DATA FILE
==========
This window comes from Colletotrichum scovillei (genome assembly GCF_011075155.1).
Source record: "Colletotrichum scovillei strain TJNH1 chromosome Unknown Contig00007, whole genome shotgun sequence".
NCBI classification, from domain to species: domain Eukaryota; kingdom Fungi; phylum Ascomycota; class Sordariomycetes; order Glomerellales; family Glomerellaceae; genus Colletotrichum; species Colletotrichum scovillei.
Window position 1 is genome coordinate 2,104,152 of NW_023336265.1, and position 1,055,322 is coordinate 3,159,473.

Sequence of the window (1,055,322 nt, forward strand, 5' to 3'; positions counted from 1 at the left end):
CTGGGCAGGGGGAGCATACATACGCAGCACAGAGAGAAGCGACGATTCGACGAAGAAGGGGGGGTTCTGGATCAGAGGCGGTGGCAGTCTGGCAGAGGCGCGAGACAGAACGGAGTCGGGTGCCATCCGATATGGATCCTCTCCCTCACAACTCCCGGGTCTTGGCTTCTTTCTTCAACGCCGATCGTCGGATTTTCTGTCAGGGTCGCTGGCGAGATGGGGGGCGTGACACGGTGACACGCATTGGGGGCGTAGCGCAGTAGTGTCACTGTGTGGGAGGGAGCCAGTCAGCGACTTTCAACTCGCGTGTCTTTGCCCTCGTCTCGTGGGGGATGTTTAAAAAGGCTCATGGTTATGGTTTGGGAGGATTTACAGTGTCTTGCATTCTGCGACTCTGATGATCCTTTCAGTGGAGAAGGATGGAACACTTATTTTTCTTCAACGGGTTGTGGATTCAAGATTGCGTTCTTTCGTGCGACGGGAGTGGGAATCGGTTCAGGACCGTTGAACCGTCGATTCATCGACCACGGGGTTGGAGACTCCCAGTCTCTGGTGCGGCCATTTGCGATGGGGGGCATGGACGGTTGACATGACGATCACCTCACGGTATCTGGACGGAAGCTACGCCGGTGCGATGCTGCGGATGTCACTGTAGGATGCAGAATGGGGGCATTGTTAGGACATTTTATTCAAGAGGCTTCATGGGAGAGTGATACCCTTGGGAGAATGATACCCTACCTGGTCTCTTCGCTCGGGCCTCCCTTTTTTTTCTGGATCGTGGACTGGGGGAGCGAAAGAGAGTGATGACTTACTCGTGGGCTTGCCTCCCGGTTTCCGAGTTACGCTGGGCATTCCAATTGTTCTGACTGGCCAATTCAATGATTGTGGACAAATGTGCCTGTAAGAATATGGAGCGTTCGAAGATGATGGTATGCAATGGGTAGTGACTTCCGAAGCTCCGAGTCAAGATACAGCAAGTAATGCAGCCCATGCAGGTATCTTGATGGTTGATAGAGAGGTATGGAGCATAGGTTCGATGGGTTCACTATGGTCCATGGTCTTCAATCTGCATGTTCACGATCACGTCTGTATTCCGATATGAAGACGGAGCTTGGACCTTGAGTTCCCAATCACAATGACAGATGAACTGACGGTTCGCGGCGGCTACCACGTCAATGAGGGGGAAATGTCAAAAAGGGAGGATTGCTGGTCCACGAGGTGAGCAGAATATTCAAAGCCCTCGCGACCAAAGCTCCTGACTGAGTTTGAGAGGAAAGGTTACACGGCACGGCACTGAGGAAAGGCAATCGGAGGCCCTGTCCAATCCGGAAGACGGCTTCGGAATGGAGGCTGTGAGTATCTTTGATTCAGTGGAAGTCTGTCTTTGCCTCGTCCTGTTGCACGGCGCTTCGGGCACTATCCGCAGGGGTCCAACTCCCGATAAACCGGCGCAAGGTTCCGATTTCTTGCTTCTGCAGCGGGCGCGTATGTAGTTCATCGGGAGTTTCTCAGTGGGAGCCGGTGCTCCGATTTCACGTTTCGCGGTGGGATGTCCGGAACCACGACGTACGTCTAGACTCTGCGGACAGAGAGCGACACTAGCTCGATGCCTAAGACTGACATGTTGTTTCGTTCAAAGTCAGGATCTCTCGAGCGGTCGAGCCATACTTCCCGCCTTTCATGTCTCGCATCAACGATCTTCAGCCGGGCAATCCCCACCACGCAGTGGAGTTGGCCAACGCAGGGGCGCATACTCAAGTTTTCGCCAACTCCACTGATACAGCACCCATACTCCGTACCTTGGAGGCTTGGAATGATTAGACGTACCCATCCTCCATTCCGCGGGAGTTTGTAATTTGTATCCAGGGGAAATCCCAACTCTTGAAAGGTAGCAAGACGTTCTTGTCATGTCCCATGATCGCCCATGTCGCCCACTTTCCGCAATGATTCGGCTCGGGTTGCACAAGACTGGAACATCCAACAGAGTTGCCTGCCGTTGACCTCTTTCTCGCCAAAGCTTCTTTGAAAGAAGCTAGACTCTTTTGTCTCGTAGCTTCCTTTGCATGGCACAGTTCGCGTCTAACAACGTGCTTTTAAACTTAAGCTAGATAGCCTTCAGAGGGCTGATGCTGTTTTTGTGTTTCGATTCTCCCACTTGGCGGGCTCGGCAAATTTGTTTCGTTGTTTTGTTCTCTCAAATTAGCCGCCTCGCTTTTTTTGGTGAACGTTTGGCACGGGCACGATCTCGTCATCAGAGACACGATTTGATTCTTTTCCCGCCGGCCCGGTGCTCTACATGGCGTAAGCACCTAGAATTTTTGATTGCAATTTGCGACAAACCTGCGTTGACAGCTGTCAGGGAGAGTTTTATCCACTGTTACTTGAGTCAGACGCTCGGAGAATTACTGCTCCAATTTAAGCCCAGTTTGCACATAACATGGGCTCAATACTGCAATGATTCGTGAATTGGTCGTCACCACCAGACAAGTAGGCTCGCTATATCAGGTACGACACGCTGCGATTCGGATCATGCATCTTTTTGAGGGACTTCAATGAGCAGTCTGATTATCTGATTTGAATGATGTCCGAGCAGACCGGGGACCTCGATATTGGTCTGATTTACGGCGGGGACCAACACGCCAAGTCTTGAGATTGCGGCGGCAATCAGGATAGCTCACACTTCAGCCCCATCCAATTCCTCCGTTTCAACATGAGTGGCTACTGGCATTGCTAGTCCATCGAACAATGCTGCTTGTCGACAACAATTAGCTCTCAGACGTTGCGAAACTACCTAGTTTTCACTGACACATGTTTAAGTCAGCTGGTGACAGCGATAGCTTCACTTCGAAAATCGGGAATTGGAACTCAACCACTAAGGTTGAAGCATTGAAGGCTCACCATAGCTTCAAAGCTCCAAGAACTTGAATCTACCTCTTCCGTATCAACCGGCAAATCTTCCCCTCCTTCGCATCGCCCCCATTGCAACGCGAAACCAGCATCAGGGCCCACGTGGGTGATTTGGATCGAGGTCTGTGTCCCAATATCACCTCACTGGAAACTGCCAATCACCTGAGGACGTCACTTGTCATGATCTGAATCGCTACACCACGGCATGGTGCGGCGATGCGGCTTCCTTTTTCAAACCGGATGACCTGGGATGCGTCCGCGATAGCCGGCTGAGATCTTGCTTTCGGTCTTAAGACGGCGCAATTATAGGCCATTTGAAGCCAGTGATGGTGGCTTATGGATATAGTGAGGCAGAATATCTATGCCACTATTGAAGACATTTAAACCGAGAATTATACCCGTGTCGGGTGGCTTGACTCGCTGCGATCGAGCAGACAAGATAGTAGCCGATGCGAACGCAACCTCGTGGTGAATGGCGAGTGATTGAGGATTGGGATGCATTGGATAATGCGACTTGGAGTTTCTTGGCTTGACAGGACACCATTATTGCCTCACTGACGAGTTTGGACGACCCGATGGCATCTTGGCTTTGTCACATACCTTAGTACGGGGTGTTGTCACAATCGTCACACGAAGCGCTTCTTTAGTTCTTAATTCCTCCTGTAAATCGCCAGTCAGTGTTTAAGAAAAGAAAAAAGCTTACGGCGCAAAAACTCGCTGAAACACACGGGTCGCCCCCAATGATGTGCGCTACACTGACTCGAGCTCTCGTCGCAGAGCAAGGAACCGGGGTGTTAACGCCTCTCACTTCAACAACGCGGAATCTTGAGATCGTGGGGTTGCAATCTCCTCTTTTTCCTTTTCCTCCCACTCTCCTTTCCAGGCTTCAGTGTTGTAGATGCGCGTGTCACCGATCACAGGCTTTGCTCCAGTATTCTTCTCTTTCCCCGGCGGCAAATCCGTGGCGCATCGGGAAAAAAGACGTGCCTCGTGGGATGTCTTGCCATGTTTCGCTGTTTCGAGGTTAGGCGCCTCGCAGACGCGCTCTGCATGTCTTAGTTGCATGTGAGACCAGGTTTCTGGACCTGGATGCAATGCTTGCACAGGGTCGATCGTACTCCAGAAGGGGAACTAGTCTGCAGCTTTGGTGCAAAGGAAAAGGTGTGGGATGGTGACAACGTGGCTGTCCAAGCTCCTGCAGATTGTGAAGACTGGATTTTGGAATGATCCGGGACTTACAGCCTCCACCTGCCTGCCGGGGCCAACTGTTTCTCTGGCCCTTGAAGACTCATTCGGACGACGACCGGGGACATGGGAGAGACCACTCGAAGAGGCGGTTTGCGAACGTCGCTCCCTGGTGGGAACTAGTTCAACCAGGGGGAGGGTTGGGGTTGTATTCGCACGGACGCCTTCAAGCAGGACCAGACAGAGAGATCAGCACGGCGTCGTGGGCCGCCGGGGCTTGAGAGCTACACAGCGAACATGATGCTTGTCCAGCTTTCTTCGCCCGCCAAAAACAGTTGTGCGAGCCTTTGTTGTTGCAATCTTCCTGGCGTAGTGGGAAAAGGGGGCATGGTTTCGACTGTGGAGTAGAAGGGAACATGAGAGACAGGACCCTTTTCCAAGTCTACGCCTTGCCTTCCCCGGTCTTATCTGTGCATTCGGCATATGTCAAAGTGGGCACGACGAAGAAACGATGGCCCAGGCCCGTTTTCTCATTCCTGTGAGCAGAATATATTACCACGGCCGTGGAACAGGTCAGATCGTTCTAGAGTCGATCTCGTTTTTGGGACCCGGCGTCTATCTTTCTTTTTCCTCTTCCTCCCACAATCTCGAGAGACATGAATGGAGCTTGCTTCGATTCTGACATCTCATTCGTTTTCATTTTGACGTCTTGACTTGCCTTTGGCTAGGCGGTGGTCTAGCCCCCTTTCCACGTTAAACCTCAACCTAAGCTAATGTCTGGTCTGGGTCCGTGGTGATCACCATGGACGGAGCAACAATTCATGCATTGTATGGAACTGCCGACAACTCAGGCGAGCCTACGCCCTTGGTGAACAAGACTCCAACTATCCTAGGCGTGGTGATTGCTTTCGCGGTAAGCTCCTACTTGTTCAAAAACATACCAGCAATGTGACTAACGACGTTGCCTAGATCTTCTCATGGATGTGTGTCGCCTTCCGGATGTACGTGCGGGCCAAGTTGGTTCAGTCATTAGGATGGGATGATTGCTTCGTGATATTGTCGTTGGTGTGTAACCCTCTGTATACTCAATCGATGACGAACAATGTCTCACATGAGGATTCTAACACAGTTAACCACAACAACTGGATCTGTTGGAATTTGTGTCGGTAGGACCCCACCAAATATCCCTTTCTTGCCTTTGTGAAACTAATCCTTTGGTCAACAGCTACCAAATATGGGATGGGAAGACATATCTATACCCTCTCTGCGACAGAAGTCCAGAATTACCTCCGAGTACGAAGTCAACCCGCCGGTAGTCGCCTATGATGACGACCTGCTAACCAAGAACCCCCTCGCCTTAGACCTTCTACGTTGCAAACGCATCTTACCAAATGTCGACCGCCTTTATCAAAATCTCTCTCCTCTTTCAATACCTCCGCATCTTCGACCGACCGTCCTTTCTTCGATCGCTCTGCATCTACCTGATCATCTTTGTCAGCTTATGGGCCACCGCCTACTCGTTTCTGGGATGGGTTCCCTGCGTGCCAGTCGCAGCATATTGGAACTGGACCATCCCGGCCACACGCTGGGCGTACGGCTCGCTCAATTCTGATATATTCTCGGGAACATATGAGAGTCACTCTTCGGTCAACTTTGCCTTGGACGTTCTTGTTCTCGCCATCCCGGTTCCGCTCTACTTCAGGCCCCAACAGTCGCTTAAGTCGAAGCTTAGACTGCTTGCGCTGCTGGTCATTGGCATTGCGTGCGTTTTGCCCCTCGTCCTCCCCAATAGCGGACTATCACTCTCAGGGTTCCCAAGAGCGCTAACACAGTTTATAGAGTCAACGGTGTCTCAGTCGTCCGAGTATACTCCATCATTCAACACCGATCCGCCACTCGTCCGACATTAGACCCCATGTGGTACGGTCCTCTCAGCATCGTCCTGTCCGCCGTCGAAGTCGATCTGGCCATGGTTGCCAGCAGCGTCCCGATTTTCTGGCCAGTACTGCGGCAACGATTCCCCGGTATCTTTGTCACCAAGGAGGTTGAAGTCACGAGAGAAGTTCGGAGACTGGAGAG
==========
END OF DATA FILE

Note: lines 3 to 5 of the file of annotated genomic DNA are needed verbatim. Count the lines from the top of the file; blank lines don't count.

NCBI classification, from domain to species: domain Eukaryota; kingdom Fungi; phylum Ascomycota; class Sordariomycetes; order Glomerellales; family Glomerellaceae; genus Colletotrichum; species Colletotrichum scovillei.
Window position 1 is genome coordinate 2,104,152 of NW_023336265.1, and position 1,055,322 is coordinate 3,159,473.

Sequence of the window (1,055,322 nt, forward strand, 5' to 3'; positions counted from 1 at the left end):